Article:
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    As men we are here to help you, not hinder you, as men we want the same change, this is not a fight for women only, this is a fight for all of us, men and women.
     
  16. Harkiran Kaur

    Harkiran Kaur Canada
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    Empowering everyone no matter what their gender, caste, social status, ethnicity etc will elevate the entire planet. As soon as we start to elevate some over others, we have already lost the point.
     
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  17. Kully

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    I don't beleive that females are more prone to hysteria than men, but word hysteria, strong as it is, describes aptly the notion that female Sikhs are leaving SIkhi because of the reasons mentioned above.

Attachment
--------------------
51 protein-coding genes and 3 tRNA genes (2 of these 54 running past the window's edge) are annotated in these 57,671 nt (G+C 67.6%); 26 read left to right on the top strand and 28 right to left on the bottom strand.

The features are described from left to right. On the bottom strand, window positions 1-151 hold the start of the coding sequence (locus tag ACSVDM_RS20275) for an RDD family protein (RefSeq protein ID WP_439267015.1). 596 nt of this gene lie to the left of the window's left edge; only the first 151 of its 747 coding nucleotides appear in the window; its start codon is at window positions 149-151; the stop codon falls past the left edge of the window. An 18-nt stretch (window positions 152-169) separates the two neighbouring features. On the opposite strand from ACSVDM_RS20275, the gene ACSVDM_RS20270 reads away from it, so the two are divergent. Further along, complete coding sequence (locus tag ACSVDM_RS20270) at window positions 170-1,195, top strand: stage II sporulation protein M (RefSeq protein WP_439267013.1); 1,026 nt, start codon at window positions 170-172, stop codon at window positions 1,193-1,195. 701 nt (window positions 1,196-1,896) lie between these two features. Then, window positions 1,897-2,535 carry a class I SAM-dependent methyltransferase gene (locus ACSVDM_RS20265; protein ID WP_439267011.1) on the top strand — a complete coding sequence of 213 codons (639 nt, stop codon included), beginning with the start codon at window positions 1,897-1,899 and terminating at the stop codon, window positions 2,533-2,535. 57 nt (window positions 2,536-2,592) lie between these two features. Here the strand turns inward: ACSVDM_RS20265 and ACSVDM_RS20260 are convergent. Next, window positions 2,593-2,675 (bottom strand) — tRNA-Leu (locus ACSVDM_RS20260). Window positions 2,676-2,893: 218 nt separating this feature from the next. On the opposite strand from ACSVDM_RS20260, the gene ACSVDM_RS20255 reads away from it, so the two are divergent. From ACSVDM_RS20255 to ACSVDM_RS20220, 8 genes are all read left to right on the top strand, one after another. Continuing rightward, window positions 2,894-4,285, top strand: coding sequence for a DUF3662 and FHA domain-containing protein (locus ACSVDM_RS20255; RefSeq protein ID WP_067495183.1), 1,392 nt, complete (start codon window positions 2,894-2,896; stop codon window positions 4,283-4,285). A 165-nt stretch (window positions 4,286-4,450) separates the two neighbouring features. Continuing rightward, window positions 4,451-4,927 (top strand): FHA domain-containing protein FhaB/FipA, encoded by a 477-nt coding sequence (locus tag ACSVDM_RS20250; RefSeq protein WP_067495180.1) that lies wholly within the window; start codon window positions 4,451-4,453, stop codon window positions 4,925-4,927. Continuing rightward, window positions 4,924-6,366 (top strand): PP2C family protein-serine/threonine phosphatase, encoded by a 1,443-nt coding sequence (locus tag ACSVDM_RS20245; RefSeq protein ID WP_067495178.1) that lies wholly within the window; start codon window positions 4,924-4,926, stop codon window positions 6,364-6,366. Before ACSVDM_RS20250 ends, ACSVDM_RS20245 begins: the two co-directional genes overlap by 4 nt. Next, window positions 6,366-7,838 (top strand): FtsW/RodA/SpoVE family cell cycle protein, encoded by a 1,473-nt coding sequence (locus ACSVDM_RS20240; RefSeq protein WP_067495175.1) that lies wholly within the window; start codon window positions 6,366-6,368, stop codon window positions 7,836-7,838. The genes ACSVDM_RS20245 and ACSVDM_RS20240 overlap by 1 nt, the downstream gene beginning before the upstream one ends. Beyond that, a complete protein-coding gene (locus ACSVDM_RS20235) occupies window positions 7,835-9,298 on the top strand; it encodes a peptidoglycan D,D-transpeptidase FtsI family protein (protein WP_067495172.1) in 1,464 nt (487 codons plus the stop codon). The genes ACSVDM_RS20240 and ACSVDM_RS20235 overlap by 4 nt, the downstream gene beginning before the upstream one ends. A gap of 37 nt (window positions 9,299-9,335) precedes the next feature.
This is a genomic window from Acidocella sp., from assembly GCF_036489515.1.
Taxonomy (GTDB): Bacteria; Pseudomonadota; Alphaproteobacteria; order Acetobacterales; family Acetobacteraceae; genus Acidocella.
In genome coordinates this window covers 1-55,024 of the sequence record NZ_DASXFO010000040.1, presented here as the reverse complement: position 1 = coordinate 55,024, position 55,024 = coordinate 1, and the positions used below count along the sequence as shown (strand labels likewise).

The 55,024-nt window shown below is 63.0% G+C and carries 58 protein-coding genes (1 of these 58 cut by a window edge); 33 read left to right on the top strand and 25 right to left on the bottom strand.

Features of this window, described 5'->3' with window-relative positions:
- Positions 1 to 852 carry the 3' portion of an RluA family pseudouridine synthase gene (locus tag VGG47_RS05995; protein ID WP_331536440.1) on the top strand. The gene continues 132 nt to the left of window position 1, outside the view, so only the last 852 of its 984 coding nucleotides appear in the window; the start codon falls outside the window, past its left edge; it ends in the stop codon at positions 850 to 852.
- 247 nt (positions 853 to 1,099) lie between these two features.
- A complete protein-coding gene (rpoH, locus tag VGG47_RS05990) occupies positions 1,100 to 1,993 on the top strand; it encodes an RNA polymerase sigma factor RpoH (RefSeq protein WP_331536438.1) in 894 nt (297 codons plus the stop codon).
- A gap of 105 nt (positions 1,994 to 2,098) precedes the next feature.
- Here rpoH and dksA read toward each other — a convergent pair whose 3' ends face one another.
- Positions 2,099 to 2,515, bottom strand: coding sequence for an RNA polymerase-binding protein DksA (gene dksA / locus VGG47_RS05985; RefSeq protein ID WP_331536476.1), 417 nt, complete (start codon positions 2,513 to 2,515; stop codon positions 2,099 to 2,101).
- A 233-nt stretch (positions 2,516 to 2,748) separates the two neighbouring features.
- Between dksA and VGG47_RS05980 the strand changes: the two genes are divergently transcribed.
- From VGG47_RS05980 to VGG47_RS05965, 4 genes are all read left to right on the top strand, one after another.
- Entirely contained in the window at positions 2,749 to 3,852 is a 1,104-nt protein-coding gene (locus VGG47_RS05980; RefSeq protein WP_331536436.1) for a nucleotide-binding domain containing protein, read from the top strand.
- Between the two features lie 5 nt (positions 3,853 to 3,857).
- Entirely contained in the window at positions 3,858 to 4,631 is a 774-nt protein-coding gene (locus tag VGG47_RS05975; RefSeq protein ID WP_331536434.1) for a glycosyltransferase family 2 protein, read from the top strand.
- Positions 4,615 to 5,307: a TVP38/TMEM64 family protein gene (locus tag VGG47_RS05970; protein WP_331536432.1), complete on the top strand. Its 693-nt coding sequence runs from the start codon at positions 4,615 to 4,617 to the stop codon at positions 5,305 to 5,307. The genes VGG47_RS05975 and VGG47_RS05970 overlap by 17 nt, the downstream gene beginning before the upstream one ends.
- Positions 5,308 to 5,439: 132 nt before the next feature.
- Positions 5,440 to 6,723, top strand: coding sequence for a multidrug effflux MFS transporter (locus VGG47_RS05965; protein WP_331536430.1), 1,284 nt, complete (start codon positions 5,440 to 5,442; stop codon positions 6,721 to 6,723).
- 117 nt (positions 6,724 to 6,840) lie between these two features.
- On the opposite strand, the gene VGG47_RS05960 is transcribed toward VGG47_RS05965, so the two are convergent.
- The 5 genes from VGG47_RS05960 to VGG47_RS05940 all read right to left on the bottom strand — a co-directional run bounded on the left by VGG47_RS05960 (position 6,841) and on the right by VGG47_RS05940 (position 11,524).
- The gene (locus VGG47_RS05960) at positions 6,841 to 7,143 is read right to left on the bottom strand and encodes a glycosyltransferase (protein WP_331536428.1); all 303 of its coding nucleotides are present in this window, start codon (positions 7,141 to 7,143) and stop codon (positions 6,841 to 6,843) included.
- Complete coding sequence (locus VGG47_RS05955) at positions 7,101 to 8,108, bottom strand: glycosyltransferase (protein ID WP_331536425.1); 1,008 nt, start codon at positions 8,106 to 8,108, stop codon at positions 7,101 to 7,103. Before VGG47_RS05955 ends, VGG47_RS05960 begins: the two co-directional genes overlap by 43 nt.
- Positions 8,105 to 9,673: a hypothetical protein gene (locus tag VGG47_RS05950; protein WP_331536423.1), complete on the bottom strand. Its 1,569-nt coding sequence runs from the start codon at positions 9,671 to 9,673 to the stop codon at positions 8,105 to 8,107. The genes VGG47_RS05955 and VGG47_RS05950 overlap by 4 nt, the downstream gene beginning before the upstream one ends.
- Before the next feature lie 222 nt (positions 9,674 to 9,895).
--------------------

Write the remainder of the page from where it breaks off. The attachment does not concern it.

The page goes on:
18. Harry Haller

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    Kullyji

    I am afraid I have to take the side of my dear sister, recently in the commons, our dear leader dave told a female politician to 'calm down dear', its the thin end of the wedge, its how it all starts, your post stands, but it is important to see not only content of posts, but also underlying sentiment, I have been guilt of such in the past, we all have at some time, but points can be made and debated in the same manner of chess, respect your opponent, win the argument through fact, tact, diplomacy, I think we should all try it, speaking personally, I find debating and replying much more pleasant if it is done in a respectful manner.

    Although this post is replied to yours, I think the sentiments apply to all of us.